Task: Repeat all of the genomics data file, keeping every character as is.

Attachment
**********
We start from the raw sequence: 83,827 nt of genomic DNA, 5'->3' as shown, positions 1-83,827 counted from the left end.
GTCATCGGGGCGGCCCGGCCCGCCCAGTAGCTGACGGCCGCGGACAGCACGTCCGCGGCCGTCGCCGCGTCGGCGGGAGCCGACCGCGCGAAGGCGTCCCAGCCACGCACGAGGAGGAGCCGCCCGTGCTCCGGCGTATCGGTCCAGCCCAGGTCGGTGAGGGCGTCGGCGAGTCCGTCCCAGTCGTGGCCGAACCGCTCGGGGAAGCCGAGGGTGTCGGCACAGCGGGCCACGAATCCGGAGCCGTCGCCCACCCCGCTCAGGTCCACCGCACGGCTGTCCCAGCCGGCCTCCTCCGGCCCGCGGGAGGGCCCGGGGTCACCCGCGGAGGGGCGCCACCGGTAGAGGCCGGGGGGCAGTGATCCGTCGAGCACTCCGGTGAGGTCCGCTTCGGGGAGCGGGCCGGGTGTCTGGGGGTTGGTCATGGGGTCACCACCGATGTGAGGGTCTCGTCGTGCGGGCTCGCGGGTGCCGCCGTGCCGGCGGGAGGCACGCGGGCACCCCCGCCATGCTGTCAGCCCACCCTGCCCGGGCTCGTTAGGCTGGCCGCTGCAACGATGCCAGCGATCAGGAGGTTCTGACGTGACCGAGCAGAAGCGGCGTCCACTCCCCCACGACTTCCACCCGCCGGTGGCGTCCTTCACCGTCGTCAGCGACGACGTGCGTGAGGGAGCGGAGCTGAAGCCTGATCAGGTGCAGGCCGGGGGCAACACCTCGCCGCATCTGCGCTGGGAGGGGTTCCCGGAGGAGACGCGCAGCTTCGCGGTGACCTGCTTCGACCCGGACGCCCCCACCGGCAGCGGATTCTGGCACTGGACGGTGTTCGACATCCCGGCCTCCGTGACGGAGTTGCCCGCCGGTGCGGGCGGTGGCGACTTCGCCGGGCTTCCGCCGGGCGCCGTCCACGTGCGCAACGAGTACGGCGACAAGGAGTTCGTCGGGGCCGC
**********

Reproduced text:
We start from the raw sequence: 83,827 nt of genomic DNA, 5'->3' as shown, positions 1-83,827 counted from the left end.
GTCATCGGGGCGGCCCGGCCCGCCCAGTAGCTGACGGCCGCGGACAGCACGTCCGCGGCCGTCGCCGCGTCGGCGGGAGCCGACCGCGCGAAGGCGTCCCAGCCACGCACGAGGAGGAGCCGCCCGTGCTCCGGCGTATCGGTCCAGCCCAGGTCGGTGAGGGCGTCGGCGAGTCCGTCCCAGTCGTGGCCGAACCGCTCGGGGAAGCCGAGGGTGTCGGCACAGCGGGCCACGAATCCGGAGCCGTCGCCCACCCCGCTCAGGTCCACCGCACGGCTGTCCCAGCCGGCCTCCTCCGGCCCGCGGGAGGGCCCGGGGTCACCCGCGGAGGGGCGCCACCGGTAGAGGCCGGGGGGCAGTGATCCGTCGAGCACTCCGGTGAGGTCCGCTTCGGGGAGCGGGCCGGGTGTCTGGGGGTTGGTCATGGGGTCACCACCGATGTGAGGGTCTCGTCGTGCGGGCTCGCGGGTGCCGCCGTGCCGGCGGGAGGCACGCGGGCACCCCCGCCATGCTGTCAGCCCACCCTGCCCGGGCTCGTTAGGCTGGCCGCTGCAACGATGCCAGCGATCAGGAGGTTCTGACGTGACCGAGCAGAAGCGGCGTCCACTCCCCCACGACTTCCACCCGCCGGTGGCGTCCTTCACCGTCGTCAGCGACGACGTGCGTGAGGGAGCGGAGCTGAAGCCTGATCAGGTGCAGGCCGGGGGCAACACCTCGCCGCATCTGCGCTGGGAGGGGTTCCCGGAGGAGACGCGCAGCTTCGCGGTGACCTGCTTCGACCCGGACGCCCCCACCGGCAGCGGATTCTGGCACTGGACGGTGTTCGACATCCCGGCCTCCGTGACGGAGTTGCCCGCCGGTGCGGGCGGTGGCGACTTCGCCGGGCTTCCGCCGGGCGCCGTCCACGTGCGCAACGAGTACGGCGACAAGGAGTTCGTCGGGGCCGC